Ensuring municipalities and counties do not discriminate against private schools through zoning ordinances
Bill Status:
2/15 Passed House Third Read by a vote of 34-23
Bill History

Fact Sheet

Executive Summary

Private schools provide a valuable educational opportunity for children in our state, and should not be singled out for more onerous zoning restrictions. HB 2461 ensures that municipalities and counties do not adopt or enforce zoning regulations on private schools that they do not likewise apply to charter schools.

Background and Overview

Current Arizona law allows counties and municipalities to impose more onerous zoning requirements on private schools that do not apply to other types of schools, thereby making it more difficult to open and operate private schools. For example, Tucson’s Unified Development Code requires private schools in residential zones to have at least five acres in order to operate, while charter schools only need one acre.[1]

This Tucson ordinance recently became a heavy burden on Veritas Academy of Tucson (VAT) that operates on the campus of The Book of Life Community Church (BOLCC). The campus was the historic site of Palo Verde Christian School from 1957 to 2007. VAT began to operate on the campus in 2015, but soon after got a notice of violation for not complying with zoning ordinances. VAT was able to mitigate the minor violations, except for the five-acre requirement because the church only owned 4.46 acres. BOLCC had originally owned 5 acres, but yielded half an acre to the city of Tucson for a city well, and .04 acres were taken when the city installed a roundabout type of interchange. The city eventually granted VAT a special exception, but not after a laborious and time-consuming application process for a zoning examiner special exception.

Since 1996, with the passage of A.R.S. § 15-189.01, it has been a priority for the state legislature to protect charter schools from being overburdened by zoning restrictions.[2] Therefore, charter schools must be classified as district schools for zoning purposes.[3] Municipalities and counties may “not enforce, or attempt to enforce, any ordinance, procedure or process against a charter school that cannot be legally enforced against a school district.”[4] However, the statute contains some exceptions. For example, a county or municipality may prohibit a charter school from operating on less than an acre within a single family residence zoning district.[5] Also, a charter school cannot be “established or operated on commercial or residential property in an age restricted community that is located in unorganized territory.”[6] In spite of these exceptions, it is clear that the Arizona legislature has made it a priority to prevent charter schools from being singled out for onerous zoning restrictions. This protection should be extended to private schools.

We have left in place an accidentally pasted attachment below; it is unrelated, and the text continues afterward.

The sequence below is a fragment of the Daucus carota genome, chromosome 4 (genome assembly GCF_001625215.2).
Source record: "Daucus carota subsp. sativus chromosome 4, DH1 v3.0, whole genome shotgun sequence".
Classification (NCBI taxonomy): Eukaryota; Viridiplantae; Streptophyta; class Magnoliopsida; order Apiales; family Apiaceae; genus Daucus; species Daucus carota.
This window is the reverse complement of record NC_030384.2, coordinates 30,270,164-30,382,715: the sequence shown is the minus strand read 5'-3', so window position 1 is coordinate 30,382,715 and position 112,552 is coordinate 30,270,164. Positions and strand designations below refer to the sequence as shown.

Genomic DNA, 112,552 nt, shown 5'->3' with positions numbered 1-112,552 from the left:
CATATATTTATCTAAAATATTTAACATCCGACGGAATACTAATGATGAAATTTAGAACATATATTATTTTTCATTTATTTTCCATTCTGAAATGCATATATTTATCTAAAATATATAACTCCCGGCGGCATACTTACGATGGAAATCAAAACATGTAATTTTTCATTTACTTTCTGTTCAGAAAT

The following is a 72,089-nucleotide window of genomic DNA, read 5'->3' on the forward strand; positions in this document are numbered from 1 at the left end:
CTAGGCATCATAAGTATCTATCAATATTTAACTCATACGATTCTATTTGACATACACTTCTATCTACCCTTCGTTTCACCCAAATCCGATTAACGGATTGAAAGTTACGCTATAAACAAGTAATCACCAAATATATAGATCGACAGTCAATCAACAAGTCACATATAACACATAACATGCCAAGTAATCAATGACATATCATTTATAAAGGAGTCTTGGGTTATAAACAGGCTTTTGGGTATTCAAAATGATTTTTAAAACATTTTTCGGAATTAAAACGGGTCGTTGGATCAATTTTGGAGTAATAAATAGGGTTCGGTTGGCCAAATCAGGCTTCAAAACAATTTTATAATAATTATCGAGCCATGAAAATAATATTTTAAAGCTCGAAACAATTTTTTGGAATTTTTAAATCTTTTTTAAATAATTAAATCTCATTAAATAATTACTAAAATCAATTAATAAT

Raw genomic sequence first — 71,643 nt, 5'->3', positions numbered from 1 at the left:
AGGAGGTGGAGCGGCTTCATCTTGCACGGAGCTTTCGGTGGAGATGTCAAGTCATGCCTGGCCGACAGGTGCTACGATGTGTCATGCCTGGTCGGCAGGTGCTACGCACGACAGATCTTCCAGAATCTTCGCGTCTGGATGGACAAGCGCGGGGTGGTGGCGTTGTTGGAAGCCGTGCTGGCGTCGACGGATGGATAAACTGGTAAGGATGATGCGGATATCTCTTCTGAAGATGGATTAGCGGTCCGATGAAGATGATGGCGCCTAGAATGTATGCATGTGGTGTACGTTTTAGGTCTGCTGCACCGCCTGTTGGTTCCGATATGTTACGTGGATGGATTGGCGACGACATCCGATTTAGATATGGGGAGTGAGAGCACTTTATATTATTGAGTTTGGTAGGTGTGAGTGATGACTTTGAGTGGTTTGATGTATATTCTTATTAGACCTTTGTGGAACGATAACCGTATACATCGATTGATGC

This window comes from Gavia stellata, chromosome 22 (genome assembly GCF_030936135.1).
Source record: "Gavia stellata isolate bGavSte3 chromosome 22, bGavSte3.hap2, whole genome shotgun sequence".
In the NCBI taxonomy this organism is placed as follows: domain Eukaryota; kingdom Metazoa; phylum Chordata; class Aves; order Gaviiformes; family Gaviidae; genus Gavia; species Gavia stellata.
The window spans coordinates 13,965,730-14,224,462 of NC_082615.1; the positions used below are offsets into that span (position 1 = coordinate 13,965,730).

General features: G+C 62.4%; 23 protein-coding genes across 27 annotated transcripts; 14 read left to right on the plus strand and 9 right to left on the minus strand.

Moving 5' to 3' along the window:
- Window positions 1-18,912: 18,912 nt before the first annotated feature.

HB 2461 does not seek special treatment for private schools but only equal treatment. First, the bill prohibits municipalities and counties from adopting or enforcing “a land use regulation” on private schools that are not placed on charter schools. Second, the bill prohibits counties and municipalities from imposing “any condition for the issuance of a building or use permit or other approval” on a private school that would not be imposed on a charter school “in the same or a similar location.”

Talking Points

  1. Private schools provide a valuable educational opportunity for children in our state, and should not be unfairly singled out for more onerous zoning restrictions.
  2. Without the protection that this bill provides, counties and municipalities can unintentionally (or intentionally) make it much more difficult to open or operate private schools. Current law allows counties and municipalities to undermine the legislature’s policy objective of increasing educational choices for children.
  3. Children should be able to pursue the education that will help them achieve their fullest potential. For some, this might be in a private school. However, burdensome zoning restrictions on private schools limit the choices that families may have.

Conclusion

The Arizona legislature has prioritized the expansion of different educational opportunities for children in our state. However, current law allows municipalities and counties to single out private schools for more onerous zoning restrictions, thereby making it more difficult to open or operate private schools. This bill ensures that private schools are treated fairly, at least for zoning purposes.

[1] Unified Development Code 4.9.3.D.2.

[2] 1996 Ariz. Sess. Laws ch. 356, § 3.

[3] A.R.S. § 15-189.01.

[4] Id.

[5] Id.

[6] Id.

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